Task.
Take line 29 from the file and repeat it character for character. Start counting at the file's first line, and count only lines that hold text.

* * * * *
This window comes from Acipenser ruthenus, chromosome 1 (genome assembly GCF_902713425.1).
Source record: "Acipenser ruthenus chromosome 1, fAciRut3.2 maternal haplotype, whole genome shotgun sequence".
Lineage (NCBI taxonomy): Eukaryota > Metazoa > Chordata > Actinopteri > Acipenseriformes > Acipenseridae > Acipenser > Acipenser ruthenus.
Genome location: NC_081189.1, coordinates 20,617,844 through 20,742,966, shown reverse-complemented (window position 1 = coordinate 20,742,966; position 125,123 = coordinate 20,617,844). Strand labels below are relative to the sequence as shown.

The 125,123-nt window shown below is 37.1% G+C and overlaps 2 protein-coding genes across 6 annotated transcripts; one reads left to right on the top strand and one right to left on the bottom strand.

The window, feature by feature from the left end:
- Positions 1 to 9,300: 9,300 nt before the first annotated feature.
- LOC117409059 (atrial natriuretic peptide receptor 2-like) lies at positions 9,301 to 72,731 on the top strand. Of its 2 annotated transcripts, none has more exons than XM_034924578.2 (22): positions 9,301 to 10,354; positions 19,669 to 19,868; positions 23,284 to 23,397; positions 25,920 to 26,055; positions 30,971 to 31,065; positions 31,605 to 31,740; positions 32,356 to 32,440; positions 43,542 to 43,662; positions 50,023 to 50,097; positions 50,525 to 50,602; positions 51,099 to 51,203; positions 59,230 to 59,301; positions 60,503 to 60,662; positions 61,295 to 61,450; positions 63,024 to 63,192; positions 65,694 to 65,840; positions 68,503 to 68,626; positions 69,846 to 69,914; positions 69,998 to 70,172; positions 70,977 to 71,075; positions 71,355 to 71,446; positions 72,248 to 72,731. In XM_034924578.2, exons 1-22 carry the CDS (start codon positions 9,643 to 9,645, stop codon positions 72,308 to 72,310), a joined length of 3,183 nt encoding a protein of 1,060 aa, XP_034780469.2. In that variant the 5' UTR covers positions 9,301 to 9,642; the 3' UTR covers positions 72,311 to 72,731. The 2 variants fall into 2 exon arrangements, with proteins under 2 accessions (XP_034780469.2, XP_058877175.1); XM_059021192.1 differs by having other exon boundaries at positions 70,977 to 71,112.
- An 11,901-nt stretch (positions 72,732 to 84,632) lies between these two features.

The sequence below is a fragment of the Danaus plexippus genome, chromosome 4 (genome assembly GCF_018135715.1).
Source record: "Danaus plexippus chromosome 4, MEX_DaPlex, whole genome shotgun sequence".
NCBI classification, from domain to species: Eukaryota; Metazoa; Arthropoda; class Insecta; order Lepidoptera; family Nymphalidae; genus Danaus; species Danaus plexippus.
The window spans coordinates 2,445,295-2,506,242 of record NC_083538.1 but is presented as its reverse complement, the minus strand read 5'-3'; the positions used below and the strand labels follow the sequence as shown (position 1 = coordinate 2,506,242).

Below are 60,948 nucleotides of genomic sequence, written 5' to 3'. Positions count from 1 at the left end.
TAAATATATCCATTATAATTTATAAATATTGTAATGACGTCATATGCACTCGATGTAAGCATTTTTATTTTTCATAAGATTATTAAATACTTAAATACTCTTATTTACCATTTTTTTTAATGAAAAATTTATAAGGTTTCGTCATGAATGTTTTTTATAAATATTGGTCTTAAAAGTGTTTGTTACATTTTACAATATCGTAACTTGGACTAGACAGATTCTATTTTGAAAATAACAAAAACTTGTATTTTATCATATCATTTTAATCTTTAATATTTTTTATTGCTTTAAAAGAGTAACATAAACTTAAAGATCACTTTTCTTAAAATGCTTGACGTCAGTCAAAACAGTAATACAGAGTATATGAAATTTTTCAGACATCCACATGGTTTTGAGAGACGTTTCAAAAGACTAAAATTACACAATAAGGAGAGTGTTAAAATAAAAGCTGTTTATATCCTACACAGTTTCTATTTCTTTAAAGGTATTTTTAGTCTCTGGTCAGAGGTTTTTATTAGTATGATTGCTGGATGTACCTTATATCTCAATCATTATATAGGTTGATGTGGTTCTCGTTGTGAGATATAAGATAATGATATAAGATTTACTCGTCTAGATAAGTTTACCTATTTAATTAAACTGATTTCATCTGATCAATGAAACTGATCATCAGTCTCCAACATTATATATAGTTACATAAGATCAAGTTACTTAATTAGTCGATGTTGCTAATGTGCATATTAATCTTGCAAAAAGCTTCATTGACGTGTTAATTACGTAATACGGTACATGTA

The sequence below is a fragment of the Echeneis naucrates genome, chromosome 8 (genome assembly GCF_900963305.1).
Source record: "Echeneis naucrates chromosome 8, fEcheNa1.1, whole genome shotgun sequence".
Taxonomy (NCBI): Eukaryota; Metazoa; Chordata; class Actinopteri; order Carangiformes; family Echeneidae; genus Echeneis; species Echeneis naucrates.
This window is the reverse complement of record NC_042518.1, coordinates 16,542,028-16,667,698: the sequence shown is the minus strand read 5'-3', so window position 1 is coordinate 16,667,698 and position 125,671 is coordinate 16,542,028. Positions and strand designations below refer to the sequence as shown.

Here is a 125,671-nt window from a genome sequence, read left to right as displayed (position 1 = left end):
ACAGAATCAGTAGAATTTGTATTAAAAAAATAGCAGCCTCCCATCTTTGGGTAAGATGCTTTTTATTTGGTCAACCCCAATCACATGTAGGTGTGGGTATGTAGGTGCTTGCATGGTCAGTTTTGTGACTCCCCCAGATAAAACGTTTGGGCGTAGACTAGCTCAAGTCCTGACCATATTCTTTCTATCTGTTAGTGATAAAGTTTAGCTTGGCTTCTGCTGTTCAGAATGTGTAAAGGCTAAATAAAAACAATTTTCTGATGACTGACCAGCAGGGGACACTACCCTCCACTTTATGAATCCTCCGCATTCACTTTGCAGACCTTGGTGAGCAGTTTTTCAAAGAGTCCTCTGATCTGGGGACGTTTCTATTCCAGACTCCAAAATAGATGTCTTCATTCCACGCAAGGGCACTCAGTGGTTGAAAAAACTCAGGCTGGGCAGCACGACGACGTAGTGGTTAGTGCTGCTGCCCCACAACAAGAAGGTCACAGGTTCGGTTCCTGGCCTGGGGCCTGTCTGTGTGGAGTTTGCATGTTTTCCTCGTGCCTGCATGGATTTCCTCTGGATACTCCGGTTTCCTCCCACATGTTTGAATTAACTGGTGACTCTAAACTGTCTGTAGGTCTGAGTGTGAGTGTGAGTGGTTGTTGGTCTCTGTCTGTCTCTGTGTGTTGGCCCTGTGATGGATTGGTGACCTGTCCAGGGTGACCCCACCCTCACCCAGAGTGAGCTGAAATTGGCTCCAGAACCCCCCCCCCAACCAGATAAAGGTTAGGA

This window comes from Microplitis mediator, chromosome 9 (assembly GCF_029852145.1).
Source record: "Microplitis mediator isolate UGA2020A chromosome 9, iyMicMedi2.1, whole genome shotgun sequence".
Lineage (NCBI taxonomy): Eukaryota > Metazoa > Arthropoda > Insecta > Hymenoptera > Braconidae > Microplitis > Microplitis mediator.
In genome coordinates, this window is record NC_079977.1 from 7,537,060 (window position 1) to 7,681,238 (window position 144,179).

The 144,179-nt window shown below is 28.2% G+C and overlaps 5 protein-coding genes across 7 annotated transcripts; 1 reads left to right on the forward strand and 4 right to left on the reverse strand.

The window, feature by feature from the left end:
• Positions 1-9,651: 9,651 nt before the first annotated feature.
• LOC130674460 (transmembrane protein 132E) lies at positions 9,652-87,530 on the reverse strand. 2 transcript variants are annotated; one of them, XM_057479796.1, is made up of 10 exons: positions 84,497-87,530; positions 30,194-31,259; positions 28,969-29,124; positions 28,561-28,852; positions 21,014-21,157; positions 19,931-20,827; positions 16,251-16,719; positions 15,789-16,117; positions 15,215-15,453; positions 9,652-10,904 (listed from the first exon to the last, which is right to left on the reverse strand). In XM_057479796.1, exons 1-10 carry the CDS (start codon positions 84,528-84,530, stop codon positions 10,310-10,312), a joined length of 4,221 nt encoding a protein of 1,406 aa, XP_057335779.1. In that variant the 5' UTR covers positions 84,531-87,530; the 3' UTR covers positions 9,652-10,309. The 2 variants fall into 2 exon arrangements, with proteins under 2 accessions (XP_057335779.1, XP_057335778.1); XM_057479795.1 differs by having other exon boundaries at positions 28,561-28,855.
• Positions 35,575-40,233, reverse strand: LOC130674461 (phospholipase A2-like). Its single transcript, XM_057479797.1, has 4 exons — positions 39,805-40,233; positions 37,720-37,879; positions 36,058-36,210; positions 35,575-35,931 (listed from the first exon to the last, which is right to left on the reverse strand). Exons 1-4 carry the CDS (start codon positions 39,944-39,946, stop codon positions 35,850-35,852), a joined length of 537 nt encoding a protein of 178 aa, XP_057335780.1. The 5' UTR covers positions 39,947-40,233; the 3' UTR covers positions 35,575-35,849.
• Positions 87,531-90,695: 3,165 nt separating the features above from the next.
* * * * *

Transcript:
• LOC130674460 (transmembrane protein 132E) lies at positions 9,652-87,530 on the reverse strand. 2 transcript variants are annotated; one of them, XM_057479796.1, is made up of 10 exons: positions 84,497-87,530; positions 30,194-31,259; positions 28,969-29,124; positions 28,561-28,852; positions 21,014-21,157; positions 19,931-20,827; positions 16,251-16,719; positions 15,789-16,117; positions 15,215-15,453; positions 9,652-10,904 (listed from the first exon to the last, which is right to left on the reverse strand). In XM_057479796.1, exons 1-10 carry the CDS (start codon positions 84,528-84,530, stop codon positions 10,310-10,312), a joined length of 4,221 nt encoding a protein of 1,406 aa, XP_057335779.1. In that variant the 5' UTR covers positions 84,531-87,530; the 3' UTR covers positions 9,652-10,309. The 2 variants fall into 2 exon arrangements, with proteins under 2 accessions (XP_057335779.1, XP_057335778.1); XM_057479795.1 differs by having other exon boundaries at positions 28,561-28,855.